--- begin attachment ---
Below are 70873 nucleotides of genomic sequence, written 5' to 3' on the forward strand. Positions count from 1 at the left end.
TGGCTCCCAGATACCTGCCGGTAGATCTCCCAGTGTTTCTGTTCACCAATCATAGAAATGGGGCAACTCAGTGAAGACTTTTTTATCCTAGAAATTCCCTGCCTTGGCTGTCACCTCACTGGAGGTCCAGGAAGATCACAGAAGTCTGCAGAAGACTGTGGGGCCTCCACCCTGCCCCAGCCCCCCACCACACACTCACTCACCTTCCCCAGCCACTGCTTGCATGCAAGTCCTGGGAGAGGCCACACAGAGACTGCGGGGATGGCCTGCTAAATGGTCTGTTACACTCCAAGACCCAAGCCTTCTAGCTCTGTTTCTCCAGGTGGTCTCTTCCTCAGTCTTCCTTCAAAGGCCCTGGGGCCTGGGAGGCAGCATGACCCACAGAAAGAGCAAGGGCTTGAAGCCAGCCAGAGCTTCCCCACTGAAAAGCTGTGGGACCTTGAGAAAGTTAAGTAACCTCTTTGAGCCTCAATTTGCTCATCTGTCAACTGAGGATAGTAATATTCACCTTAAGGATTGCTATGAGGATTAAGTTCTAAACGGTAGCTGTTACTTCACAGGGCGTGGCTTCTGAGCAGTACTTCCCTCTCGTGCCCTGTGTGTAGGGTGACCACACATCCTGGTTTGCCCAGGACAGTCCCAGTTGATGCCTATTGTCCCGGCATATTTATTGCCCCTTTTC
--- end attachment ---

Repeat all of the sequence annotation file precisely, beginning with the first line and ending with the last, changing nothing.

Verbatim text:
Below are 70873 nucleotides of genomic sequence, written 5' to 3' on the forward strand. Positions count from 1 at the left end.
TGGCTCCCAGATACCTGCCGGTAGATCTCCCAGTGTTTCTGTTCACCAATCATAGAAATGGGGCAACTCAGTGAAGACTTTTTTATCCTAGAAATTCCCTGCCTTGGCTGTCACCTCACTGGAGGTCCAGGAAGATCACAGAAGTCTGCAGAAGACTGTGGGGCCTCCACCCTGCCCCAGCCCCCCACCACACACTCACTCACCTTCCCCAGCCACTGCTTGCATGCAAGTCCTGGGAGAGGCCACACAGAGACTGCGGGGATGGCCTGCTAAATGGTCTGTTACACTCCAAGACCCAAGCCTTCTAGCTCTGTTTCTCCAGGTGGTCTCTTCCTCAGTCTTCCTTCAAAGGCCCTGGGGCCTGGGAGGCAGCATGACCCACAGAAAGAGCAAGGGCTTGAAGCCAGCCAGAGCTTCCCCACTGAAAAGCTGTGGGACCTTGAGAAAGTTAAGTAACCTCTTTGAGCCTCAATTTGCTCATCTGTCAACTGAGGATAGTAATATTCACCTTAAGGATTGCTATGAGGATTAAGTTCTAAACGGTAGCTGTTACTTCACAGGGCGTGGCTTCTGAGCAGTACTTCCCTCTCGTGCCCTGTGTGTAGGGTGACCACACATCCTGGTTTGCCCAGGACAGTCCCAGTTGATGCCTATTGTCCCGGCATATTTATTGCCCCTTTTC